John Ruskin's The queen of the air: A critical analysis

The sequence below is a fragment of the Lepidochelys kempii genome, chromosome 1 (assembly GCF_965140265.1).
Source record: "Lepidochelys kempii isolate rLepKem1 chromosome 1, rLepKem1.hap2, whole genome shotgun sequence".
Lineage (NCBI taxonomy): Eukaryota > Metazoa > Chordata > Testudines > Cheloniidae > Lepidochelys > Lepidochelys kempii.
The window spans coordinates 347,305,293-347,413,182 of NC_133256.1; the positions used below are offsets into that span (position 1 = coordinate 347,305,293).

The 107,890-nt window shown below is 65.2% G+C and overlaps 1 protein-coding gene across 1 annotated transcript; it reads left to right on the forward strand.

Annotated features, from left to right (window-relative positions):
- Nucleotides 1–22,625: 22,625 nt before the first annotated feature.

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John Ruskin's The Queen of the Air Is a highly imaginative account of the many aspects and powers of the Greek goddess Athena. The work has received little critical attention in the past, however, and what attention it has received seems superficial and inadequate. This thesis contains a close analysis of the work, including a discussion of its critics and sources, in order to attempt to evaluate its own merits and its relationship to Ruskin's thought. The Queen of the Air is first shown to have been anticipated by Ruskin for several years before its publication in 1869. Ruskin clearly began thinking of such an examination of the Greek myth of Athena by 1864, and his conception of the work evolved gradually. Its appearance was not met with enthusiasm by contemporary critics however. Their understanding of the work was, at best, superficial, and indeed some reviewers seemed to misunderstand the work completely. Subsequent critics of Ruskin's writings have also shown some misunderstanding of The Queen of the Air, and their opinions of and attitudes toward it vary considerably. Generally, however, the misunderstanding has arisen from the common critical opinion that the work was unintentionally chaotic and obscure. Ruskin had several sources of ideas available to him when he wrote The Queen of the Air, and he seems to have used some of them extensively. The thesis examines in some detail some of the ideas about myth of Thomas Carlyle, F. Max Muller, D. F. Strauss, Coleridge, Wordsworth, and George Grote. Carlyle, in various of his writings, showed a keen interest in the importance of symbols to modern man; Carlyle more than anyone seemed to provide the philosophical basis for The Queen of the Air. F. Max Muller, whose theory that myth had its origins in primitive metaphorical language, provided Ruskin with the method for delving into the meanings of Athena. D. F. Strauss' examination of Christian myth may well have given Ruskin an example to follow in the art of dealing with unhistorical, but nevertheless believable, myths. Coleridge's theory of imagination was the basis for Ruskin's, and his ideas on myth and religion may have influenced Ruskin's. Finally, Wordsworth and Grote provided Ruskin with an appreciation for Greek mythology, and further gave him some of the necessary background for its investigation. The analysis of The Queen of the Air that follows begins with a discussion of Ruskin's own theory of myth as being a symbolic representation of truth. Ruskin is seen to have admitted several possible origins of myths, but he asserts that those that have arisen out of the personification of natural phenomena are the most beautiful, and will be the ones discussed in the work. In the following two chapters is examined Ruskin's concept of the meaning of Athena. Ruskin begins with a discussion of the physical powers and domains of Athena as an ethereal deity, and gradually moves toward a conception of her as having some influence over not only the sky, but also the earth, the sea, and the lighted heavens. Ruskin then asserts that Athena is also a life-giving spirit, and so has all animal and plant life for her realm. Finally, Ruskin argues that Athena has dominion over man's imagination and will, and thus influences his creative and moral actions. The thesis concludes that although The Queen of the Air has little value as a work on Greek mythology, per se, it does represent a culmination of Ruskin's major ideas up till that time, ingeniously cloaking them under the mythic guise of Athena. In this sense, Ruskin is seen to have created a new mythic view of the world, based mainly on the products of his own Imagination. Thus The Queen of the Air is a unique work of Ruskin's, and may well be his most imaginative and creative.